Illuminations #212, Tammuz, 5779, Parshat Korach

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Illuminations #212, Tammuz, 5779, Parshat Korach

Torah Gems

“It shall be that the man whom I shall choose – his staff will blossom” (Bamidbar 17:20). The tragic episode of the rebellion of Korach did not end with the demise of Korach and his men. The people still felt they needed a sign to validate and prove that Aharon was the one chosen to be the Kohen Gadol. Moshe declared that each tribe will submit a wooden staff with the name of the Nasi inscribed into the wood. The test would be that the staff that miraculously blossomed and grew fruit would be the staff of the chosen one. We say “miraculously” because the staff would be a dry piece of wood not rooted in the ground. The staff of Aharon blossomed, which proved he was the chosen one. Rabbi Eliyahu Meir Bloch says that there is an important message here. In general, a piece of wood will grow and blossom if it is rooted in the earth. If it is not, it will not grow anything. A staff of wood not connected is like a person who is not rooted in any country, a wandering Jew. However, if a man is connected to the holiness of the Torah and to the spirit of Hashem which is the real the source of life, he can be fruitful even without roots and without land. This is the symbolic significance of the staff of Aharon. A righteous Jew can be happy and successful even without a land and without roots. Today we feel rooted and secure if we have a home and a secure job. Without them we get confused, flustered and depressed. If we can get ourselves more connected to Hashem and His Torah, we would not need any other things to make us feel secure and help us flourish.

Parsha Pearls

“And they gathered against Moshe and Aharon and they said to them, ‘You have taken too much power for yourselves. The entire congregation is holy, and Hashem is in their midst. Why do you take leadership over the congregation of Hashem?'” (Bamidbar 16:3). The Kotzker Rebbe commented that people who quarrel with the righteous try to find complaints in ways that are the exact opposite of truth. Moshe was the most humble of men, and Aharon’s relationship with others was always to pursue peace, which takes much humility. Nevertheless, this did not stop Korach and his followers from claiming that Moshe and Aharon were acting arrogantly and were taking too much power for themselves. This is an important lesson in our being careful not to believe Lashon Hara. Some people think that if someone is critical of another person, what is said must have at least some truth to it. No! People can have the audacity to find fault with others even though the person excels in the exact traits that are being referred to. Here the motive of Korach was personal envy and he was projecting his own drive for power onto Moshe. Remember that the Sages say that when a person finds fault with others he frequently is just mentioning his own faults which he can wrongly assume someone else has. Be very careful not to accept negative information about others as the truth without a careful examination. (Growth through Torah)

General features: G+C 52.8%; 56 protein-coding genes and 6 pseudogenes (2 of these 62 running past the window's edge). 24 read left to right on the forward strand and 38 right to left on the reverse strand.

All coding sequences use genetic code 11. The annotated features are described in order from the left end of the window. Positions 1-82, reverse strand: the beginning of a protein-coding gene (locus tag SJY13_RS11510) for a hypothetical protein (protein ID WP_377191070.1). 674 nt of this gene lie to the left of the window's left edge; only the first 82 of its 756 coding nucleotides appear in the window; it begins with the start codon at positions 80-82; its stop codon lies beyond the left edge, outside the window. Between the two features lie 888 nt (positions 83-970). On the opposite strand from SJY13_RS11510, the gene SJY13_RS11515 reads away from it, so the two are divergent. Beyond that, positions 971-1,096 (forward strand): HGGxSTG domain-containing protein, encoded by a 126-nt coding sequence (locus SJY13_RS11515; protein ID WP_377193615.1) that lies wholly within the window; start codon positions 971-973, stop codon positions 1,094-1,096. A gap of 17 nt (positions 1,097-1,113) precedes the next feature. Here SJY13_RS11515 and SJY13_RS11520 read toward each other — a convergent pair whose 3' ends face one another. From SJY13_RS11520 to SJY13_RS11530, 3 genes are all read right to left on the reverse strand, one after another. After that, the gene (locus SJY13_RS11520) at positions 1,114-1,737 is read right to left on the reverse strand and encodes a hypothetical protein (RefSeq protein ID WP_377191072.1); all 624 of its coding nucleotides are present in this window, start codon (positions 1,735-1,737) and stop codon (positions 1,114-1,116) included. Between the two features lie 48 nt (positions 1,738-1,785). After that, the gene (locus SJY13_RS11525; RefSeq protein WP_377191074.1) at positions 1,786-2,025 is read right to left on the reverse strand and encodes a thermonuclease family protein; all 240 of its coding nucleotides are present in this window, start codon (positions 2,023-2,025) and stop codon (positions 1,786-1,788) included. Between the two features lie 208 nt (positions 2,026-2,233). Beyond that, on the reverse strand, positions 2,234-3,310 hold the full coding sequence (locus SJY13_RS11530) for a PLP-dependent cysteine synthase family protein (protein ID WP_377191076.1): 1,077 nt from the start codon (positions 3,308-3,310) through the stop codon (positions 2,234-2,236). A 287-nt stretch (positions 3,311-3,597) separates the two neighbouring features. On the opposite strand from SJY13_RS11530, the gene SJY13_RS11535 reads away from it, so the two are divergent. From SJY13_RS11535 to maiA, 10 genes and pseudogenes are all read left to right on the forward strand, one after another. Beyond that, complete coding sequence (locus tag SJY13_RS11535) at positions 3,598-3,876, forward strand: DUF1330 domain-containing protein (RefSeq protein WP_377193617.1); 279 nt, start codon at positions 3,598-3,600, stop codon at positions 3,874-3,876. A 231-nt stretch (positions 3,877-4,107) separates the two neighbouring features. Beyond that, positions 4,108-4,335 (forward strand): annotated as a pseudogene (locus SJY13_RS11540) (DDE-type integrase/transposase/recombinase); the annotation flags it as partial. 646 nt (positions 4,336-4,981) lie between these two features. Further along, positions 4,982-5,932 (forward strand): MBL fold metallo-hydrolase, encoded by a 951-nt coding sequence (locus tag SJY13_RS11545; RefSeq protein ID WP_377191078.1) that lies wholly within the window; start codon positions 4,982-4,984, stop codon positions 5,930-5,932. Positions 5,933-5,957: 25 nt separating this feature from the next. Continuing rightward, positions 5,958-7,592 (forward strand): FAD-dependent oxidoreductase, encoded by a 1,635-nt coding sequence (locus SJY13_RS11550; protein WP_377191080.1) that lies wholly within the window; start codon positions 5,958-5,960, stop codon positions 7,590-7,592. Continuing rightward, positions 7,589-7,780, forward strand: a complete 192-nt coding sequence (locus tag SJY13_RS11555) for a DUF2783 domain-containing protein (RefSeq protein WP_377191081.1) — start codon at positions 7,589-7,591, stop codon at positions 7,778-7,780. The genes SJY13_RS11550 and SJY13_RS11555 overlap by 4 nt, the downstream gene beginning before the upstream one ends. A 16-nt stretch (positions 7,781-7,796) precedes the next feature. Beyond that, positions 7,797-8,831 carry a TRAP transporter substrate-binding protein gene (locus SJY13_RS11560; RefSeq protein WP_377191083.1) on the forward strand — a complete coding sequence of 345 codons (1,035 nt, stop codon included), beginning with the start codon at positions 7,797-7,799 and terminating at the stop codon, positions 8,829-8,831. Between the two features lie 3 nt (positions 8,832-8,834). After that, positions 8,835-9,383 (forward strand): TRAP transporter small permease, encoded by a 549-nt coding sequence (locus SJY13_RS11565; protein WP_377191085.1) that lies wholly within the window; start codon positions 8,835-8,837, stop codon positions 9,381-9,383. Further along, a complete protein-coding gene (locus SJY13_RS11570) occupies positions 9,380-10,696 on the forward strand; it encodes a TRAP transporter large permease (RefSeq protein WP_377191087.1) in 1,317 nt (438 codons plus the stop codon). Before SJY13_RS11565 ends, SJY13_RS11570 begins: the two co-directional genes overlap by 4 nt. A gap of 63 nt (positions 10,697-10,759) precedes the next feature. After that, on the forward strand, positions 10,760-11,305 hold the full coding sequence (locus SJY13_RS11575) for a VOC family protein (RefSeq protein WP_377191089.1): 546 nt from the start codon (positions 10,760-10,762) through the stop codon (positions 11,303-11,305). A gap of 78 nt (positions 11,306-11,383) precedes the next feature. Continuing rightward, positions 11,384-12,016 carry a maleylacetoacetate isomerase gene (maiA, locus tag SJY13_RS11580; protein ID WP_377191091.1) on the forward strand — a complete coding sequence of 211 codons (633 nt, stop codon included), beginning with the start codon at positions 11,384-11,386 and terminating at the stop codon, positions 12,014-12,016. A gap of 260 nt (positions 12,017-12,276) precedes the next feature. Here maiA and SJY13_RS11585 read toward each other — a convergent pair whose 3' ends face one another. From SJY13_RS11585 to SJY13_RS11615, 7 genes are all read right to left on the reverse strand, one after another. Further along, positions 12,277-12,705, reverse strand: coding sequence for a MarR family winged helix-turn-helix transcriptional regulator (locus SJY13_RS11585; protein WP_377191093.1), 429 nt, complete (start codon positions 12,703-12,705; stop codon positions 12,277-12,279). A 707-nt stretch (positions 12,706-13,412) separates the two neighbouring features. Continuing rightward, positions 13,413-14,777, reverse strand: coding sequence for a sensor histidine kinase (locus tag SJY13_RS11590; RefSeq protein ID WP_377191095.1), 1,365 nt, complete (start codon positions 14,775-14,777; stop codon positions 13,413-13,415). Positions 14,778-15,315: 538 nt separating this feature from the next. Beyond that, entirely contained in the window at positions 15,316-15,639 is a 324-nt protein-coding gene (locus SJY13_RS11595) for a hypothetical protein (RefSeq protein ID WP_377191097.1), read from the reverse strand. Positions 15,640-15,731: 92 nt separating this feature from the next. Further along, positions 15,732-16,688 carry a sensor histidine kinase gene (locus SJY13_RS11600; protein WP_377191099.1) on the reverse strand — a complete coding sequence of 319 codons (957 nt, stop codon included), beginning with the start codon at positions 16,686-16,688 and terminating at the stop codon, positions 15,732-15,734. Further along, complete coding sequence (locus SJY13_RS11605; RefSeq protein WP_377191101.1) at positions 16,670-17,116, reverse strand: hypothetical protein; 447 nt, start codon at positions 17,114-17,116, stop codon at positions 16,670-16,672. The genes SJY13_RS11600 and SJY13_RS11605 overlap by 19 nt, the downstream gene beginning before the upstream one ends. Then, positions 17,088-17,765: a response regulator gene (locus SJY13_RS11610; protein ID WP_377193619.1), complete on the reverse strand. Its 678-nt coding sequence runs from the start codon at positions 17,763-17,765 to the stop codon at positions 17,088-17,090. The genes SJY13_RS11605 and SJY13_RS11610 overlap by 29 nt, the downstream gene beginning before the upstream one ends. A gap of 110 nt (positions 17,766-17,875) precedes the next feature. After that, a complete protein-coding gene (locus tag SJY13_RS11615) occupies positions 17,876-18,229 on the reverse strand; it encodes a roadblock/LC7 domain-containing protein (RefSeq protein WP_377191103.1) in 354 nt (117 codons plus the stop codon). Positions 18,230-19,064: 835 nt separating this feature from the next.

Glimpses of Greatness

Rabbi Yisrael Najara, a contemporary in 16th century Tsfat of Rabbi Yitzchak Luria, the holy Arizal, liked to walk in the river-valley below the town. There he would compose the tunes and songs through which he expressed his love and awe for Hashem. Once, he was set upon by a band of Arab ruffians, who upon discovering that their captive had neither money nor wealthy relatives who would pay a ransom, promptly decided to kill him. Begrudgingly, they consented to his request to be allowed to say his final prayers and play one last tune. As he played his flute, the donkeys and camels of the thieves rose on their hind legs and began to shuffle, as if dancing to the music. The robbers became terrified at the sight and fled. Rabbi Najara, meanwhile, had become so absorbed in his music that he was oblivious to what was happening around him. Strolling back towards Tsfat, he continued to play his flute. The townspeople stood mesmerized as he entered the city, followed by a procession of dancing donkeys and camels!


Halacha Weekly

Q. Can one use rolls prepared  for the sake of non-Jews in a Hotel on Shabbat? [II-17-384]

A. If one is staying in a hotel on Shabbat, is it permitted to use kosher bread prepared for the sake of the guests in the hotel if the majority of the guests are not Jewish?  Shulchan Aruch (Orech Chaim, 325-200)  writes regarding bread baked by a non-Jew for his own use on Shabbat that there are those opinions who forbid eating it, and those who permit it when it occurs in a time of pressing need, or for the sake of a mitzvah etc., or for the sake of saying the blessing hamotzi (on bread). There is a basis to rely on those opinions that are lenient in these situations.

However, Kaf Hachaim (Orech Chaim, 325-35, R. Yaakov Chaim Sofer Z”L) writes that since it is for the need of meals …this would not be a matter of pressing need, and one should not be lenient. Chayei Adam (Chlal 63-3, R. Avraham Danzig Z”L) writes that in a situation of pressing need one may be lenient. Zivcheh Tzedek (2-Orech Chaim 21 Chidushot 84, Avraham Yosef Somech Z”L) writes that the simple custom in his city of Baghdad is to be lenient to take from a non-Jew hot bread that is cooked on Shabbat. The Maran Shulchan Aruch was not lenient except in a time of pressing need. Although perhaps this could be considered a situation of pressing need, nevertheless, one who fears Heaven should be stringent on himself.